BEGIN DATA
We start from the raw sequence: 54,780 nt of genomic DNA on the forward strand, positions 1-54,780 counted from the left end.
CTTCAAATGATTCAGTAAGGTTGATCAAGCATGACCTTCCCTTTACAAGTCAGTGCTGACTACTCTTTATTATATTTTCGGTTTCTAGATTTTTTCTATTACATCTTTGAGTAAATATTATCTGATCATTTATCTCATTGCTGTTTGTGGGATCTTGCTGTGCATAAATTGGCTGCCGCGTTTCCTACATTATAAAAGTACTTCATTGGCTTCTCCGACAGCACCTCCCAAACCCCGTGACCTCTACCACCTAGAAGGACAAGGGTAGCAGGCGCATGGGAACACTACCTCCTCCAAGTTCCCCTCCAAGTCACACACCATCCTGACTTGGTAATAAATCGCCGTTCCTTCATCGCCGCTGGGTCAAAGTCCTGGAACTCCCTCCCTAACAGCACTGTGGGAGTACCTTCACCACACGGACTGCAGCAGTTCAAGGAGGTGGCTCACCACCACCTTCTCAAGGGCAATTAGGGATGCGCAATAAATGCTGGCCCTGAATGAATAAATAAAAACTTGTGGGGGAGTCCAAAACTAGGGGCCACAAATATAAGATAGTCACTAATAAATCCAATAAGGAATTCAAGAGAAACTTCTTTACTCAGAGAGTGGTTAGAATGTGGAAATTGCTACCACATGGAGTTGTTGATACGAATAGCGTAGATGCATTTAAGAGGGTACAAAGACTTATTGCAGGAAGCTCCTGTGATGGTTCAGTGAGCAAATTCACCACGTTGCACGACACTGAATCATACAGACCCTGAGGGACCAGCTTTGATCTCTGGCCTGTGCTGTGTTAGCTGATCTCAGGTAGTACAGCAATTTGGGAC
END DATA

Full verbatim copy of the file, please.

We start from the raw sequence: 54,780 nt of genomic DNA on the forward strand, positions 1-54,780 counted from the left end.
CTTCAAATGATTCAGTAAGGTTGATCAAGCATGACCTTCCCTTTACAAGTCAGTGCTGACTACTCTTTATTATATTTTCGGTTTCTAGATTTTTTCTATTACATCTTTGAGTAAATATTATCTGATCATTTATCTCATTGCTGTTTGTGGGATCTTGCTGTGCATAAATTGGCTGCCGCGTTTCCTACATTATAAAAGTACTTCATTGGCTTCTCCGACAGCACCTCCCAAACCCCGTGACCTCTACCACCTAGAAGGACAAGGGTAGCAGGCGCATGGGAACACTACCTCCTCCAAGTTCCCCTCCAAGTCACACACCATCCTGACTTGGTAATAAATCGCCGTTCCTTCATCGCCGCTGGGTCAAAGTCCTGGAACTCCCTCCCTAACAGCACTGTGGGAGTACCTTCACCACACGGACTGCAGCAGTTCAAGGAGGTGGCTCACCACCACCTTCTCAAGGGCAATTAGGGATGCGCAATAAATGCTGGCCCTGAATGAATAAATAAAAACTTGTGGGGGAGTCCAAAACTAGGGGCCACAAATATAAGATAGTCACTAATAAATCCAATAAGGAATTCAAGAGAAACTTCTTTACTCAGAGAGTGGTTAGAATGTGGAAATTGCTACCACATGGAGTTGTTGATACGAATAGCGTAGATGCATTTAAGAGGGTACAAAGACTTATTGCAGGAAGCTCCTGTGATGGTTCAGTGAGCAAATTCACCACGTTGCACGACACTGAATCATACAGACCCTGAGGGACCAGCTTTGATCTCTGGCCTGTGCTGTGTTAGCTGATCTCAGGTAGTACAGCAATTTGGGAC